The Importance of Orientation in Evaluating Recovery in Pediatric Traumatic Brain Injury
- *Corresponding Author:
- Gillian Hotz
University of Miami Miller School of Medicine, Miami, FL, USA
E-mail: [email protected]
Received Date: February 22, 2014; Accepted Date: April 17, 2014; Published Date: April 22, 2014
Citation: Hotz G, Plante E, Helm-Estabrooks N, Nelson NW (2014) The Importance of Orientation in Evaluating Recovery in Pediatric Traumatic Brain Injury. Int J Phys Med Rehabil S5:004. doi: 10.4172/2329-9096.S5-004
Copyright: © 2014 Hotz G, et al. This is an open-access article distributed under the terms of the Creative Commons Attribution License, which permits unrestricted use, distribution, and reproduction in any medium, provided the original author and source are credited.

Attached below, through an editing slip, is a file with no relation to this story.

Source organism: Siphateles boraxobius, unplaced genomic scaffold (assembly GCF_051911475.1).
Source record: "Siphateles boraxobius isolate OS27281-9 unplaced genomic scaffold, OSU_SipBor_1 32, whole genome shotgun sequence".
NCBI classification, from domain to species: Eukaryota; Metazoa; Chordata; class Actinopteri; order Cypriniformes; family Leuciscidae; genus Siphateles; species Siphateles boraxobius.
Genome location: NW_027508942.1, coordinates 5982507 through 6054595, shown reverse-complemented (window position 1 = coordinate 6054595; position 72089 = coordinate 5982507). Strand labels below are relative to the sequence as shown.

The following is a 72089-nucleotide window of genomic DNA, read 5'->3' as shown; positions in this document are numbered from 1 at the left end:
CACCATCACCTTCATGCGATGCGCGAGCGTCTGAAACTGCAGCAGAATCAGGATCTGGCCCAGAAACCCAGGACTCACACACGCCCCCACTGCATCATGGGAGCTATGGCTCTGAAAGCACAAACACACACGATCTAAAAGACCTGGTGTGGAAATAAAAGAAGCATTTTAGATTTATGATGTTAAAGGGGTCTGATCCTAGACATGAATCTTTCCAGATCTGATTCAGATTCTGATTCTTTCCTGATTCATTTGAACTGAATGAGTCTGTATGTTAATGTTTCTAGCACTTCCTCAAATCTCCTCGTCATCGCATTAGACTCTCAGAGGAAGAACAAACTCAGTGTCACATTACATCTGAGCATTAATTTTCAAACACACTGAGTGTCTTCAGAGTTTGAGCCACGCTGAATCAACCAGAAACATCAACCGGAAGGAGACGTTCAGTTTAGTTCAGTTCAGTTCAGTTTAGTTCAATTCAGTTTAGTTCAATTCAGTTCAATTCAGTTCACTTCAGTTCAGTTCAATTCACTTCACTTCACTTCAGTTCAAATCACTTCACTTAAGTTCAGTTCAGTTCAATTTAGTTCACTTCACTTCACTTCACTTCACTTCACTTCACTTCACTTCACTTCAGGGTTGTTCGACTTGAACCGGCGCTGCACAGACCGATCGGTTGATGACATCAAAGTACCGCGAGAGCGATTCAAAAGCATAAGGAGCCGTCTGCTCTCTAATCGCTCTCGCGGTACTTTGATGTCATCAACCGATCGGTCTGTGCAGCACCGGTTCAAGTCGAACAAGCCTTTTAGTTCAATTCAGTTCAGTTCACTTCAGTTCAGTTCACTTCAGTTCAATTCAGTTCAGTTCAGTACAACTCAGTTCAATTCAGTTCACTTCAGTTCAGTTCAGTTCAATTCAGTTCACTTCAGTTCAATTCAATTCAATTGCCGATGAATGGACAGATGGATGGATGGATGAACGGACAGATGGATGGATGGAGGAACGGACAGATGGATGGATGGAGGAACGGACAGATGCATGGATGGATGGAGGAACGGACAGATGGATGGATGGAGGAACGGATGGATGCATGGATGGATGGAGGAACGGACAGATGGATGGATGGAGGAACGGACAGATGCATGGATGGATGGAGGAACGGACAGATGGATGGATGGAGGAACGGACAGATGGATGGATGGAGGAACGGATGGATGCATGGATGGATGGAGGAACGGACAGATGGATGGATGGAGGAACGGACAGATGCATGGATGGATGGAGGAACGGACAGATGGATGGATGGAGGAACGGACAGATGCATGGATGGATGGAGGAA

Objective: Decisions about whether children who have sustained a traumatic brain injury are ready to transition from a medical facility to home and school life requires insight into their cognitive status. This study evaluates whether orientation to time, place, and self (Ox3) serves as sufficient indicator of general cognitive status to support such decisions. Design: Participants with and without TBI were administered the PTBI in one to three individual testing sessions. Performance on Ox3 items were compared between groups, as well as performance on subtests representing broader cognitive and linguistic skills. Setting: Pediatric brain injury in patient acute and rehab units. Participants: Twenty-eight children with TBI (18 male, 10 female) between the ages of 6 and 16 years of age served as participants. Of these, 12 were initially classified as severe, 6 moderate, and 10 mild on the Glasgow Coma Scale. Interventions: NA Main Outcome Measures: The Pediatric Test of Brain Injury (PTBI) is a criterion-referenced, standardized test designed to measure neurocognitive, language and literacy abilities in children recovering from brain injury. The entire test, including its Orientation subtest, was administered to participants during the acute phase of recovery (within 3 months of injury). Results: Despite no differences between the TBI and control group on the Orientation subtests, deficits occurred in other cognitive-linguistic domains that are relevant to functioning outside medical and rehabilitation environments. Furthermore, even neurologically-normal children sometimes failed some Ox3 items. Conclusion: The findings on Orientation items from the PTBI indicates that caution is warranted in applying the “Ox3” standard for evaluating cognitive status to a pediatric TBI population.